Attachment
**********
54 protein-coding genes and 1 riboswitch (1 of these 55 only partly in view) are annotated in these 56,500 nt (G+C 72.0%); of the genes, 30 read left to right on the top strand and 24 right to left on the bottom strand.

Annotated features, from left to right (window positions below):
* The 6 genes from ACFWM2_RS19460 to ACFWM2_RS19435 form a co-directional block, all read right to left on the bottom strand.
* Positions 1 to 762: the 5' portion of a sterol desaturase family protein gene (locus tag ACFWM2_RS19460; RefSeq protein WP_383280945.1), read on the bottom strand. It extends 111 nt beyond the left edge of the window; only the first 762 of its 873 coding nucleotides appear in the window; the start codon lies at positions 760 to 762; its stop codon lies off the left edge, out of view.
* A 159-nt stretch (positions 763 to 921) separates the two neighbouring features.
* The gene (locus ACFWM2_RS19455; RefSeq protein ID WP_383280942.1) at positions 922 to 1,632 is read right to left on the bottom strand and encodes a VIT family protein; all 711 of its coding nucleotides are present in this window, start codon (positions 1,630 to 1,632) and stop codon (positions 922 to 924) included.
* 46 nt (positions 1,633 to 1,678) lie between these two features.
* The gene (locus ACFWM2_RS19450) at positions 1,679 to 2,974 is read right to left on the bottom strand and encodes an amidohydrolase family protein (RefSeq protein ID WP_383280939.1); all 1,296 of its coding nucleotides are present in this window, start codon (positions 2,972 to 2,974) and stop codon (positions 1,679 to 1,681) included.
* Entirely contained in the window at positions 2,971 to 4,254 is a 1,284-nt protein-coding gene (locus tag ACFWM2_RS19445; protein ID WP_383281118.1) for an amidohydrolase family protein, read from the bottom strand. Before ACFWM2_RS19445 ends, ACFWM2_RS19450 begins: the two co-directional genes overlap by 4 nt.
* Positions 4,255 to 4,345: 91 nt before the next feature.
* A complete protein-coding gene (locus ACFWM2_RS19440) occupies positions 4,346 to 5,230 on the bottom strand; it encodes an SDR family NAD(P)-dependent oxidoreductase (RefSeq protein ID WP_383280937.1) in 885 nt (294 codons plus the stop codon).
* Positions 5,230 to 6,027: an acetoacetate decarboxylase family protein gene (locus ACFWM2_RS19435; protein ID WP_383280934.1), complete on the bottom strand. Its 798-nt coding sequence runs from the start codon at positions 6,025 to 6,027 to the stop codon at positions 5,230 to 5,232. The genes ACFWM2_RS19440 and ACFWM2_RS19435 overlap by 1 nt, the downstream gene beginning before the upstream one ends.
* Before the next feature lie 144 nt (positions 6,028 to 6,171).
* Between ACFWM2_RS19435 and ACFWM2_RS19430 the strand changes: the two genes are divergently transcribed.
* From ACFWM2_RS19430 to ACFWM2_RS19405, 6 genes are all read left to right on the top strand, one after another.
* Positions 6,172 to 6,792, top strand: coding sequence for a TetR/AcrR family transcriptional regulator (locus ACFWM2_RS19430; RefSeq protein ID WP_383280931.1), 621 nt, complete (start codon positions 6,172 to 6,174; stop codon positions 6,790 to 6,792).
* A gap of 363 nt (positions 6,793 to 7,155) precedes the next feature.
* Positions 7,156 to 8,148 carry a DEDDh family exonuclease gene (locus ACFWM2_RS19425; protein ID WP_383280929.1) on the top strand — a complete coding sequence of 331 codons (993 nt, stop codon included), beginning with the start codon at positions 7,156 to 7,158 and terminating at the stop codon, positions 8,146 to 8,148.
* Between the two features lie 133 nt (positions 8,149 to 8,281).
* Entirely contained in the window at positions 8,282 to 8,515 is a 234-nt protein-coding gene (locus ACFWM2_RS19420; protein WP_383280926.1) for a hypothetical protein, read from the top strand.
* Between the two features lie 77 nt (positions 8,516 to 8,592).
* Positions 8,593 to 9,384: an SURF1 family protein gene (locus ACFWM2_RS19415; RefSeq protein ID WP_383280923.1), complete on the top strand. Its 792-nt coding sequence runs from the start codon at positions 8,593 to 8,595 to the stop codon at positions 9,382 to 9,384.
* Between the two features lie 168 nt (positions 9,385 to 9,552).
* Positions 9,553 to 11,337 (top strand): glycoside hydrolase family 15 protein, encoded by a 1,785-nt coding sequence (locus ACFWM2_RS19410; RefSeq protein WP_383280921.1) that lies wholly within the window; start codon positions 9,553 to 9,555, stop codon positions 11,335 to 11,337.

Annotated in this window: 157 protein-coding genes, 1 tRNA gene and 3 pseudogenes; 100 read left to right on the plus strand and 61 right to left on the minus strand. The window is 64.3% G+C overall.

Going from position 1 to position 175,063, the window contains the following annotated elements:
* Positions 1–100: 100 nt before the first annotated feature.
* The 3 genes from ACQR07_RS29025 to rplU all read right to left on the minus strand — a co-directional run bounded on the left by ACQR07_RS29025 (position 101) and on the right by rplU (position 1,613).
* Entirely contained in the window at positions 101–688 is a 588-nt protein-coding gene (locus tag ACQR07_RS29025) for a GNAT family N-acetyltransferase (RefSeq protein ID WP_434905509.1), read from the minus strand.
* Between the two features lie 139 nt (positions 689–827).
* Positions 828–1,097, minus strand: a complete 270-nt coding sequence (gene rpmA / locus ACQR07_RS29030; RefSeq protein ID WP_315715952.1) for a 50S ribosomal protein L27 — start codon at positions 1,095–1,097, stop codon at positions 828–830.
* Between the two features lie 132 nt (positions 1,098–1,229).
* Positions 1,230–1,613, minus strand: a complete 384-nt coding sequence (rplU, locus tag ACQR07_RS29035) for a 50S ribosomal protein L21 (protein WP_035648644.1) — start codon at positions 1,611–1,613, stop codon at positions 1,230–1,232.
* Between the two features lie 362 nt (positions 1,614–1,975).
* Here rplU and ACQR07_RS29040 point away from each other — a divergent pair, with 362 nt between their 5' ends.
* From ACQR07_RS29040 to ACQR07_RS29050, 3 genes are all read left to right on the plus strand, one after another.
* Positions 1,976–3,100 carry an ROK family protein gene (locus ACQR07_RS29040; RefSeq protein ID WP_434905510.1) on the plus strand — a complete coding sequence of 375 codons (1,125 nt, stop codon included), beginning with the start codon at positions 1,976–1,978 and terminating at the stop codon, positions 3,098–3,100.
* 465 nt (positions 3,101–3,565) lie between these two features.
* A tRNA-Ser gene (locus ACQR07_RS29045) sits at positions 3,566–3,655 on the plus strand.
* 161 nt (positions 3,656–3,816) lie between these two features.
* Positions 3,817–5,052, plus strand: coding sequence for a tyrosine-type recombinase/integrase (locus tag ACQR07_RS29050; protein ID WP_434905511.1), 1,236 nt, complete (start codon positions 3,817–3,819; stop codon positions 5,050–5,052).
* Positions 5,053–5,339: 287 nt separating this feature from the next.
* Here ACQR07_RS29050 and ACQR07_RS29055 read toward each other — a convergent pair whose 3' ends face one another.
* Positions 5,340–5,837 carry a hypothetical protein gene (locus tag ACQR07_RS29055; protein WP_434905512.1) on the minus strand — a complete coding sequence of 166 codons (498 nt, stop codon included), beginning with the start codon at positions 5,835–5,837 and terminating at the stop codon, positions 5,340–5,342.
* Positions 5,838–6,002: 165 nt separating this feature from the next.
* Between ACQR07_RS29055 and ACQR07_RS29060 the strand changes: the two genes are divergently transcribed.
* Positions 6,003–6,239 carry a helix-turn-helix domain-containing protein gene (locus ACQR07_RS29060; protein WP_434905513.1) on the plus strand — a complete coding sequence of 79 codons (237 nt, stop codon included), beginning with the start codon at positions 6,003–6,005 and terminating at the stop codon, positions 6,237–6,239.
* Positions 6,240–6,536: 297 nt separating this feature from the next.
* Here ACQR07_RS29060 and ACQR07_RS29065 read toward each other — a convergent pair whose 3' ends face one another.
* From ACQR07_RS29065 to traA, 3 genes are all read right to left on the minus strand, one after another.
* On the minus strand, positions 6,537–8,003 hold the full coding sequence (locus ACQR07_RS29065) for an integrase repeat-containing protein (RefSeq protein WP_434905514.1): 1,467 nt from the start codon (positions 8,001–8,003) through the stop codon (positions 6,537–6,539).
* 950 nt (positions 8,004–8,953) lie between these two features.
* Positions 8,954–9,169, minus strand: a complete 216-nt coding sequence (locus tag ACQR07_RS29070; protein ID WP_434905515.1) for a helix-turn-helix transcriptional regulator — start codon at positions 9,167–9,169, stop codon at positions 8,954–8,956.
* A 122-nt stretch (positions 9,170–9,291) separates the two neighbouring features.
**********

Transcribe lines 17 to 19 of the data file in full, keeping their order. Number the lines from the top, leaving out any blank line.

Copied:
* A gap of 363 nt (positions 6,793 to 7,155) precedes the next feature.
* Positions 7,156 to 8,148 carry a DEDDh family exonuclease gene (locus ACFWM2_RS19425; protein ID WP_383280929.1) on the top strand — a complete coding sequence of 331 codons (993 nt, stop codon included), beginning with the start codon at positions 7,156 to 7,158 and terminating at the stop codon, positions 8,146 to 8,148.
* Between the two features lie 133 nt (positions 8,149 to 8,281).